The plane landed at two in the morning. At the escalator, a night populated by giant moths welcomed the passengers by wrapping them in a cloud of steaming fumes. While I waited for the luggage I noticed that Cuiabá's (1) airport was full of parrots. At a distance, the display of parrot products multiplied, enacting a never-ending kaleidoscopic celebration of color. As if they were inside a monumental birdcage of glass and concrete, these parrots were portrayed on everything: advertising, souvenirs, postcards, clothes, bags, hammocks, and art. It seemed almost logical, yet uncanny that an airport in the tropics would resemble a modernist/shamanistic temple devoted to birds
I took a taxi to the Veneza Hotel in the center of the city. The driver chain-smoked and offered me a tour of Mato Grosso for the daily low fee of fifty dollars without gas. We finally found the hotel in one of the avenues we had previously passed. Since the concierge was half asleep the driver helped me carry the luggage upstairs. After the shower I sat on the balcony to drink a beer. As in the airport, giant moths were circling the mercury lights and on the ground fat toads waylaid eager to eat them. The toads bouncing against the grid of the tile floor resembled a bizarre checker game.
I woke up at noon, still tired, and not too excited to get into the heat outside. The activity on the street moved at high speed under the merciless sun. The city had a rough texture: unpainted walls, garbage on the sidewalks, loud street vendors. Enormous trees and exotic flowers contrasted with the environment created by whitish clouds of automobile exhaust. After wandering for a while I walked into a restaurant that had animals painted on the walls. There was almost a prehistoric quality to these murals that attempted a post-photographic realism but produced a naive kind of illustration. The painted scenes portrayed an Eden turned ferocious: the idyllic landscape of the swamp became the battle for the survival of the species.
Everyone in the restaurant, including the cook and the waiters, was absorbed watching television. Carnival had ended the day before, and the votes of the hundreds of judges in charge of awarding the best Escolas de Samba (2) were counted on live television, nationwide. While I ate the silence broke and everybody started arguing; the winner turned out to be Mangueira (3), followed very closely by Beija Flor (4). The grand competition came down to what seemed like the plot of a fable: a match between a fruit tree and a bird. Here vernacular culture reifies nature at every instance, offering unpredictable ways to identify with it, to reenact its motifs and characters.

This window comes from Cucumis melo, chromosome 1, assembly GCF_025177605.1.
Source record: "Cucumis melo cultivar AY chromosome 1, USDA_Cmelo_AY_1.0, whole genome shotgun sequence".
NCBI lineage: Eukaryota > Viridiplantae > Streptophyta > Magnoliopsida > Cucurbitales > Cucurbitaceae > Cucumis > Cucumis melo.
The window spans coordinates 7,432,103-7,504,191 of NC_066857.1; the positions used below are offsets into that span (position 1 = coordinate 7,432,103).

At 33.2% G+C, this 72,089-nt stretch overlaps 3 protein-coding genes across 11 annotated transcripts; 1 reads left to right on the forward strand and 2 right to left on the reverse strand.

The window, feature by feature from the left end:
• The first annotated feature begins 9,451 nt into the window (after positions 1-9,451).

I took a long walk from the restaurant to the old colonial center of the city. I could not help but notice that in Cuiabá commodities acquire an uncanny presence. At an intersection of two avenues, fiberglass swimming pools piled up, reaching into the sky as if they were toys arranged by a giant baby. At an auto dealership, a car was suspended in the air by a crane as if it was a fish pulled out of the water. In order to seduce the public into buying on credit, the street becomes a living room or a bedroom without walls. On the busiest streets walking is disrupted by the presence of furniture and house appliances placed in the middle of the sidewalk. Persuasive vendors intersect public space; everybody is in a rush to sell or to buy. These vertiginous marketing strategies appear to be targeting the surging middle class. Mato Grosso is in a new kind of gold rush, no longer running after gold, but moving fast and steady towards the transformation of the forest into agriculture and grazing land.
I made it to a plaza and sat on a bench to drink a mango juice. Amongst the trees I noticed some very large birds that seemed to be constructed from plastic. People were standing on line as if waiting for their turn to talk to them. These parrots, which embodied a mysterious mix of confessional and telephone booths, had taken over the environment of the plaza and turned it into an artificial Garden of Eden. It was as if the telephone company knew that he who knows the tongue of the animals also talks directly with God. (5)
1. Cuiabá, capital of the state of North Mato Grosso in Brazil.
2. Neighborhood organizations that produce music, choreography and costume designs for the Carnival parade performed by its members.
3. Mango tree.
4. Hummingbird, "flower-kisser".
5. The paragraph evokes the medieval iconology of the plaza as a recreation of earthly paradise. The presence of the artificial parrots among tropical vegetation is interpreted as an instance in which vernacular culture secularizes the medieval imaginary.